The epiphany, coupled with my current study of 2 Corinthians, inspired my quest to make peace with my current setting.  Granted, we could pack up the family and move.  That is an option.  And if God says to move someplace tropical, I won't argue.  (Although if I step back and honestly assess the situation, I have to admit it would be incredibly hard for me to leave the support system and friendships I have established here.)  But, I'm increasingly aware that I need to be content where God has placed me.  And that means not whining about gray skies and rain.  That maybe (gasp, shudder, shake my head in denial), just maybe, I can be at peace with gray.  I know God could even get me to the point that I like the wet stuff, but that seems almost like I'd be betraying myself, so my goal at this point is peace. :-)

As I've read about Paul's life - his travels, heartaches, trials, persecutions - his faith and trust in God's sovereign plan for his life has convicted me.  He embraces weakness and rejoices in affliction for it affords him the opportunity to boast in God's strength.  He believes God's strength is perfected in weakness, and he truly sees difficulties as opportunities to watch God work.  I want to be like that.  When I wake up on dark, gray, gloomy mornings and would prefer to return to dreamland under my cozy covers, I instead want to bounce out of bed with thankfulness on my lips and excited anticipation to see God's handiwork in my day.  I want to bloom where God has planted me, focusing on His abundant goodness rather than the color of the sky.  I want to trust that He has put me here for a reason, even if it is "just" for me to become more dependent on Him.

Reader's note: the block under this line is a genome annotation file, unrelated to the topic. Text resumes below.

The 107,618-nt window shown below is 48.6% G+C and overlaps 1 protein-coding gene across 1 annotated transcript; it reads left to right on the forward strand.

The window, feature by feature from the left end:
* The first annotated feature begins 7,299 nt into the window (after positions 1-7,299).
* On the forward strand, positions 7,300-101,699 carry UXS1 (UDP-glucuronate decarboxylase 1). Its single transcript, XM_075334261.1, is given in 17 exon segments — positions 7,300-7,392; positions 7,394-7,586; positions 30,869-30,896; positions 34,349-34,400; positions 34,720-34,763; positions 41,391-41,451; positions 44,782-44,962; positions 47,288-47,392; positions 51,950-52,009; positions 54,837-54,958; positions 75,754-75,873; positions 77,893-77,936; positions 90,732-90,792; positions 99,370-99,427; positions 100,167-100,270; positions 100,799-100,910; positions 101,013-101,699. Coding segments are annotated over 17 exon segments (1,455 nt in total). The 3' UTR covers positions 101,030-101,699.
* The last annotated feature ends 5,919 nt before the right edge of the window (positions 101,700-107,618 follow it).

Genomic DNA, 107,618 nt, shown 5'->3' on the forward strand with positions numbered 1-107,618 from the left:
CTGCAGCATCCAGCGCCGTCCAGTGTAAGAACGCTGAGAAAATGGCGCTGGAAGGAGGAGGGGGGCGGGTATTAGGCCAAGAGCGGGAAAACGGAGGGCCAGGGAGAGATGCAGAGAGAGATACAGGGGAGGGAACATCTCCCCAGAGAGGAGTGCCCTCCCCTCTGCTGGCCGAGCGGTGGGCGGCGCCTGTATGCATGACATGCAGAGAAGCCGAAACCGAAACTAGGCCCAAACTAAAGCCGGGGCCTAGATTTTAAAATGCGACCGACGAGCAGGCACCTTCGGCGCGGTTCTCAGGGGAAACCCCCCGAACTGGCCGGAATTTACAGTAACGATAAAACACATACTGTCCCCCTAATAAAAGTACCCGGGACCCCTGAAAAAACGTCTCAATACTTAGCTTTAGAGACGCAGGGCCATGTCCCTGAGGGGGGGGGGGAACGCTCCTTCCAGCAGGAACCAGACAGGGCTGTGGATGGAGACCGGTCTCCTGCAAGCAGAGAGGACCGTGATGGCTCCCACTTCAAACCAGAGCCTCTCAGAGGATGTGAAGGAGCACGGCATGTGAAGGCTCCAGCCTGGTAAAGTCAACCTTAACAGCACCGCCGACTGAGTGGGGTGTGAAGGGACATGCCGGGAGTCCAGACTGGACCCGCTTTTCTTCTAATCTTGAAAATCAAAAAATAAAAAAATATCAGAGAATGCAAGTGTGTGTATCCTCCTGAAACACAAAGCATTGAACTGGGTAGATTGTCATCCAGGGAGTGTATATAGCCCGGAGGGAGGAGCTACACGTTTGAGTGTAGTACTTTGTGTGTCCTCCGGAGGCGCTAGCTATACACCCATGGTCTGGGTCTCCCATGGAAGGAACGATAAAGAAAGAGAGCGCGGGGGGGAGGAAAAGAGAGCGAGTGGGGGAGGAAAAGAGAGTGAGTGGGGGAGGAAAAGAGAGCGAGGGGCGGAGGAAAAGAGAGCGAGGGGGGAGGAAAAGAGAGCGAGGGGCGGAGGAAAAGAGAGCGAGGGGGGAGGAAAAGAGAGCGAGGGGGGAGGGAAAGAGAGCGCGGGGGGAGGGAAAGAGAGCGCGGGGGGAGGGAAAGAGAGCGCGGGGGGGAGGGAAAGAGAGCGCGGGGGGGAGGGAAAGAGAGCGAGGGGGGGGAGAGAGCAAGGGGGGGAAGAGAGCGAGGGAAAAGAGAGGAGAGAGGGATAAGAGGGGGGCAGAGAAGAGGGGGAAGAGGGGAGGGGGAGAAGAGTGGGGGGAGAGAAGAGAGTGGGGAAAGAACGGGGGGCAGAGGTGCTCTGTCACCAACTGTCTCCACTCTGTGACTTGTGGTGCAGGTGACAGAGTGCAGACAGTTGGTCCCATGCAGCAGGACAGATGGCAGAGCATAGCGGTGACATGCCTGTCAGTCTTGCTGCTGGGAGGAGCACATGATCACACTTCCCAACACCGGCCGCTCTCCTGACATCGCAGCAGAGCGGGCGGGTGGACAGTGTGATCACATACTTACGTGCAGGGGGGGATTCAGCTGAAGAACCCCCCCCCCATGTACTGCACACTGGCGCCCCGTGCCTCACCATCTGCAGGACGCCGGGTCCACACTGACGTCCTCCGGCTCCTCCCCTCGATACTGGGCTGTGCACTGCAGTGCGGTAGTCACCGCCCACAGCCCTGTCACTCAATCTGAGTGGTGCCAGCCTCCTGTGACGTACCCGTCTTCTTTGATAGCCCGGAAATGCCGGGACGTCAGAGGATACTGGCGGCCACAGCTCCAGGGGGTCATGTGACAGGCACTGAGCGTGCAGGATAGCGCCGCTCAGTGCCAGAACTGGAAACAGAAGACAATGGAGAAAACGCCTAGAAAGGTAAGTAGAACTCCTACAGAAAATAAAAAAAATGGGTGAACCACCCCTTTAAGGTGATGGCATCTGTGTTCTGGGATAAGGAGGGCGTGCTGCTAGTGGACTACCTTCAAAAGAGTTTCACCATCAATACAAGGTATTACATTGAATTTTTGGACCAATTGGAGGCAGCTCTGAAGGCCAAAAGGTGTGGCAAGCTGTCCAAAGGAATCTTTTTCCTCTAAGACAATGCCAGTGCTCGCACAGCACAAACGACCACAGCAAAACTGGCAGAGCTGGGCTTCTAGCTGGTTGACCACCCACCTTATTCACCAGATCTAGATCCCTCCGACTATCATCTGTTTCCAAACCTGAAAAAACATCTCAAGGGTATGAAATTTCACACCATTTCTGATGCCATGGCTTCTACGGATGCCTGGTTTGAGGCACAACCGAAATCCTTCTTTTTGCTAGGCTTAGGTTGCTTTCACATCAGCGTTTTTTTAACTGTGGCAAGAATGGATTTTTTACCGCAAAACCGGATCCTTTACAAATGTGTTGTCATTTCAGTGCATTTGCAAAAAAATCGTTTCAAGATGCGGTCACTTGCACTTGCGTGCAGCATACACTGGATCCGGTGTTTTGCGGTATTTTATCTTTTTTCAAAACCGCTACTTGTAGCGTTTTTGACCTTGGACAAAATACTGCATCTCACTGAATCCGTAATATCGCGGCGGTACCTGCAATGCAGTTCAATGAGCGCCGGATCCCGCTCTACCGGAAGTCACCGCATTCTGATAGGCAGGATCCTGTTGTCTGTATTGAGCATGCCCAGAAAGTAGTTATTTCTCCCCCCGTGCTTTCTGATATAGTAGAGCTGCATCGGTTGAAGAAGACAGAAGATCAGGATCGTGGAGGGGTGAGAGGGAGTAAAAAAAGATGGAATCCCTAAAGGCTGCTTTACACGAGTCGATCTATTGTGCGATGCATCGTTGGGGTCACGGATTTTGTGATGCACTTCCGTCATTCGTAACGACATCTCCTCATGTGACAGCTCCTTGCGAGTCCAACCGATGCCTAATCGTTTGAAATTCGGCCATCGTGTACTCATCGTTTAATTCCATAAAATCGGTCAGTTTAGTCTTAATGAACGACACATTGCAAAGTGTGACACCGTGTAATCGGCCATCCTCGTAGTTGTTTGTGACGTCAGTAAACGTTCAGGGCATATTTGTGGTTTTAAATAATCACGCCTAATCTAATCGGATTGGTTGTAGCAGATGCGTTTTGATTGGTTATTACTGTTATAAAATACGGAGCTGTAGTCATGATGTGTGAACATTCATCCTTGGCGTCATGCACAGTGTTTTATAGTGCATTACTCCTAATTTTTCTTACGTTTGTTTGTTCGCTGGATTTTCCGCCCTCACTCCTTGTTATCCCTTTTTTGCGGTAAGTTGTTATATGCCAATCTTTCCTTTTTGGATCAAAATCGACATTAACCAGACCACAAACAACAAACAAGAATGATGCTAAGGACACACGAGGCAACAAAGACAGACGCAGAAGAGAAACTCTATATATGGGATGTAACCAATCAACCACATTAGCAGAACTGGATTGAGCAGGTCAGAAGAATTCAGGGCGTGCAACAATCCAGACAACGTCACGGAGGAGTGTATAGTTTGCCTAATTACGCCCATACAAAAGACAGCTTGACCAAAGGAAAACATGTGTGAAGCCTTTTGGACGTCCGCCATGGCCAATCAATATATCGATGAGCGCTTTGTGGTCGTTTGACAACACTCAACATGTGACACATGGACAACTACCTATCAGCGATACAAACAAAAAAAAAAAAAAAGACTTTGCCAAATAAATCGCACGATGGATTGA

Last night my kids and I watched Disney's Johnny Appleseed.  Do you remember the song?  I sang it in elementary school and Girl Scouts.  It's very simple, but sometimes wisdom resides in the simple.

Oh the Lord is good to me,
And so I thank the Lord,
For giving me the things I need,
The SUN and the RAIN and the appleseed.
The Lord is good to me.

Tuesday, September 13, 2011

New Blog

Check out my new blog --- http://todayiaspire.blogspot.com

Thursday, September 1, 2011

Lessons from a Three-Year Old

I had a revealing conversation with my youngest the other day. Monday night, a summer cold caught up with her, and she wasn't feeling too chipper. I had just read a devotion about responding to illness in children in which the author encouraged parents to pray continuously when their children are sick. With that in mind, every time I delivered juice or medicine or refilled a cheerio bowl, I said a quick prayer over my sick one. At one point on Tuesday, she asked why sometimes God makes us better in one minute and other times He takes lots of days. I did my best to explain sovereignty in toddler-terms and went on with my day, not giving the conversation much more thought. It's interesting to me what God uses to get His point across.